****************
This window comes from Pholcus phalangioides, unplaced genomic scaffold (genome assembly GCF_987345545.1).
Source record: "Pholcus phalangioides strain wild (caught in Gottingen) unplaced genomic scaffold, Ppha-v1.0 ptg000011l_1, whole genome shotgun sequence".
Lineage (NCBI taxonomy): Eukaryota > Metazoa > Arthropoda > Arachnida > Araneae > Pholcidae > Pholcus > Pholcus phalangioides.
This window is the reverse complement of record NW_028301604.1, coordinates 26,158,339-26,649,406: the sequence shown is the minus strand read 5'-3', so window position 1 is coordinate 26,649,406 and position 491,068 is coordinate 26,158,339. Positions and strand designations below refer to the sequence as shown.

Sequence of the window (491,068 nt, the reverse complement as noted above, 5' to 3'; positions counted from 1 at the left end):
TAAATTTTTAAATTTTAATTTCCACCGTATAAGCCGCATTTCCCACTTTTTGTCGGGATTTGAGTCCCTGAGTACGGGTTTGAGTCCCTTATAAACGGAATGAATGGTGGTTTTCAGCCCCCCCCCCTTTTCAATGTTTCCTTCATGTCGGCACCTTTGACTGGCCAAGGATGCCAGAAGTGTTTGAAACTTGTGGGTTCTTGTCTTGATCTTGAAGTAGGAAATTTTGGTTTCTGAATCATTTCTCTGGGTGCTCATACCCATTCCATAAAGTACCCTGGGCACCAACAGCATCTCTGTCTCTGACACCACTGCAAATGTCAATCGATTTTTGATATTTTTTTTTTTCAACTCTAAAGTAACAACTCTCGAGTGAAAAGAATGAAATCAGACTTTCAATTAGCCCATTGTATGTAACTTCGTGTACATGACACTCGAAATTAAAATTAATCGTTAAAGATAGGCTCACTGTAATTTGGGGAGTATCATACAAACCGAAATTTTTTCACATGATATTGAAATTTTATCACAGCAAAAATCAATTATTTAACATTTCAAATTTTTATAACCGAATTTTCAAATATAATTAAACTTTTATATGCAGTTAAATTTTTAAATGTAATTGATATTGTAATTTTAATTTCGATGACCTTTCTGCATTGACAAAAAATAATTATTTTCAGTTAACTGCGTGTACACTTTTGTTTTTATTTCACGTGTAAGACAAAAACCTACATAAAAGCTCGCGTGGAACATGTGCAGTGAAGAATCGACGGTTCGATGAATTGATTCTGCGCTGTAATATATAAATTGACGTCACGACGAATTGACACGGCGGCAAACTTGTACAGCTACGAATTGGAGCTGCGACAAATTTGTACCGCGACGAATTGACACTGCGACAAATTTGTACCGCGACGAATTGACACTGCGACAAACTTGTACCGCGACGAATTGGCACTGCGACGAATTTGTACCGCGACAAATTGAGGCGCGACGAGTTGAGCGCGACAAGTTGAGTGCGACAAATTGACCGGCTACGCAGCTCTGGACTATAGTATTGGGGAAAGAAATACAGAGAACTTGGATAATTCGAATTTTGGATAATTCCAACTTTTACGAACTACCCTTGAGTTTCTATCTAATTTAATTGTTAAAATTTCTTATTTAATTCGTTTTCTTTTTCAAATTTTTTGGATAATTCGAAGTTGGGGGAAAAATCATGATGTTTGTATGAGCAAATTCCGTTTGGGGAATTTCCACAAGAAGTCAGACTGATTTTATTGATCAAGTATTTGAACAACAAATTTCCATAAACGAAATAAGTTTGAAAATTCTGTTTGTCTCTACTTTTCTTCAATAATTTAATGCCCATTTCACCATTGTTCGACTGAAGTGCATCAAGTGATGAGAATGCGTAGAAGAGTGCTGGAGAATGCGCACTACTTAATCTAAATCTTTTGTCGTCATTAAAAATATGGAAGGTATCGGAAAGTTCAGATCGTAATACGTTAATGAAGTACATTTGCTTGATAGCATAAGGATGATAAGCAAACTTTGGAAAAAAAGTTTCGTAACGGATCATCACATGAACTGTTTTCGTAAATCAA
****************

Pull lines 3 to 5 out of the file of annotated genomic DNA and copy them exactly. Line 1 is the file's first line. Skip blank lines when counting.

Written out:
Lineage (NCBI taxonomy): Eukaryota > Metazoa > Arthropoda > Arachnida > Araneae > Pholcidae > Pholcus > Pholcus phalangioides.
This window is the reverse complement of record NW_028301604.1, coordinates 26,158,339-26,649,406: the sequence shown is the minus strand read 5'-3', so window position 1 is coordinate 26,649,406 and position 491,068 is coordinate 26,158,339. Positions and strand designations below refer to the sequence as shown.

Sequence of the window (491,068 nt, the reverse complement as noted above, 5' to 3'; positions counted from 1 at the left end):